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Jun 5 10 11:08 AM
Jun 5 10 1:13 PM
Jun 5 10 1:59 PM
Jun 5 10 2:04 PM
The following is a letter from the Acting Secretary to Sen. Daniel K. Akaka in a response to his inquiry.
VA Tells Congress there is no AO in Thailand
The following is an OCR conversion of the original PDF image file:
THE UNDER SECRETARY OF VETERANS AFFAIRS FOR BENEFITSWASHINGTON D C 20420
October 6, 2008
The Honorable Daniel K. AkakaChairmanCommittee on Veterans’ AffairsUnited States SenateWashington, DC 20510
Dear Mr. Chairman:
Thank you for your correspondence concerning our nation’s veterans who served in Thailand during the Vietnam era. You asked about the relationship between their sen/ice and the use of herbicides on military bases in Thailand and whether the Department of Veterans Affairs (VA) should acknowledge that these veterans were exposed to herbicides. You also provided copies of various official military documents that describe the use of herbicides in Southeast Asia, including limited use in Thailand.
VA regulations provide for the presumptive service connection of certain diseases based on herbicide exposure. Such exposure is presumed for any veteran who served on the ground or the inland waterways of the Republic of Vietnam between January 6, 1962 and May 7, 1975. Herbicide exposure is also acknowledged on a direct basis for veterans who served in specific military units stationed on the Korean demilitarized zone (DMZ) between April 1968 and July 1969.
In Vietnam, the extensive aerial spraying of herbicides conducted by the US - Air Force during Operation Ranch Hand resulted in a situation where any veteran stationed in the country could have been exposed. VA has extended the , presumption of exposure to ali in-country Vietnam veterans because of this widespread and well-documented herbicide spraying. In Korea, the use of herbicides on the DMZ during the 1968 to 1969 time frame has been established by Department of Defense documents, and the specific infantry and artillery units stationed at or near the DMZ during that time frame are known. As a result, herbicide exposure is acknowledged on a direct basis for veterans assigned to one of these units. The evidence establishing significant herbicide use in both Vietnam and along the Korean DMZ is clear and convincing and has led to the recognition of exposure for those that ser\/ed there. Sen/ice in Thailand, however, is a different matter.
Page 2.The Honorable Daniel K. Akaka
The available evidence, including the documents submitted with your correspondence, does not show widespread herbicide use or direct exposure among specific units. The military documents that refer to herbicide use on air bases in Thailand generally focus on limited use to control perimeter vegetation for security purposes. There are no statements of extensive use and there are numerous statements referring to the difficulty in obtaining herbicides and the local Thai government’s prohibitions against herbicide use. One Department of the Air Force document states that “use of these agents was limited by such factors as the ROE [rules of engagement] and supply problems.” lt further states that the “lengthy process [to acquire herbicides], and the inability to go beyond the fences, significantly limited the use of these agents at many bases.”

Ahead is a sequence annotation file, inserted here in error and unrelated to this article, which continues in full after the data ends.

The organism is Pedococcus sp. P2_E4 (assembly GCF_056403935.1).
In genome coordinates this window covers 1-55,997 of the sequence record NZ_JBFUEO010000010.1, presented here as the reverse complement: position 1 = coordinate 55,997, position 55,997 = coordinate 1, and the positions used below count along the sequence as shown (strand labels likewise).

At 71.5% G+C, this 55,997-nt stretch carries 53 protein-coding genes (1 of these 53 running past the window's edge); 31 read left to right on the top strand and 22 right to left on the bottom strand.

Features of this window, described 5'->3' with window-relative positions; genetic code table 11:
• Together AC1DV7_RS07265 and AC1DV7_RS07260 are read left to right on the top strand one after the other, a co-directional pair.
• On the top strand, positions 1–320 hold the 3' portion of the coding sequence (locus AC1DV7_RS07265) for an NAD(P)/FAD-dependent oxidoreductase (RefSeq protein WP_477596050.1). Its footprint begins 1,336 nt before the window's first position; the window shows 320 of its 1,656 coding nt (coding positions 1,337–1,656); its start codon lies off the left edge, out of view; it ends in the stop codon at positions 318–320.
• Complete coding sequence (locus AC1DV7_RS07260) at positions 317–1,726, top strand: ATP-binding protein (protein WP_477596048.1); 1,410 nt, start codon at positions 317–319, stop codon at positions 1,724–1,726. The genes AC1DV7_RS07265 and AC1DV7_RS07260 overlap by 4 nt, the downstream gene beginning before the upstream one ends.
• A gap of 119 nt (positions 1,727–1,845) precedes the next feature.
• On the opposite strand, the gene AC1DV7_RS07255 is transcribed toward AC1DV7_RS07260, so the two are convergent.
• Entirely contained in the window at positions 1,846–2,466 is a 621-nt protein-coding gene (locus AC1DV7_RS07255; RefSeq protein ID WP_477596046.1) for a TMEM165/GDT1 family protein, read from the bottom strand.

Another military document, referring to herbicide use at the Nakhon Phanom base, states that “use of herbicides kept the growth under control in the fenced areas.” These documents indicate limited herbicide use, primarily in a fenced perimeter, rather than an extensive use that would have significantly impacted base personnel.
The most thoroughly documented use of herbicides in Thailand occurred in the southern jungle area of Pran Buri during 1964 and 1965, where testing of various agents occurred in a one by three mile plot of land that was far removed from any US military installation. This testing did not involve aerial spraying in the vicinity of US military personnel.
The limited nature of herbicide use in Thailand is reinforced in a letter sent from the Department ofthe Air Force to the Honorable Lane Evans, dated June 30, 2005, which responded to an inquiry about any association between the Operation Ranch Hand spraying of herbicides in Vietnam and the US installations in Thailand. The letter makes it clear that the Operation Ranch Hand C-123 aircraft were all stationed in Vietnam, not Thailand, and only on rare occasions were there brief stops in Thailand during spraying missions targeting Laos. The letter further states that there is no record of herbicide storage in Thailand, but that, when available, herbicides could be used iocaiiy by base commanders for defoliation using hand held or vehicle-mounted dispensers. This official information does not indicate extensive, or any specific, use of herbicides in Thailand.
Based on the available military documents, including those described above, VA has concluded that there is insufficient evidence to acknowledge herbicide exposure for any individual veteran or any specific military unit based solely on service in the country of Thailand during the Vietnam era. However, this does not preclude potential service connection on a direct basis if VA is able to obtain evidence of actual herbicide exposure in individual cases.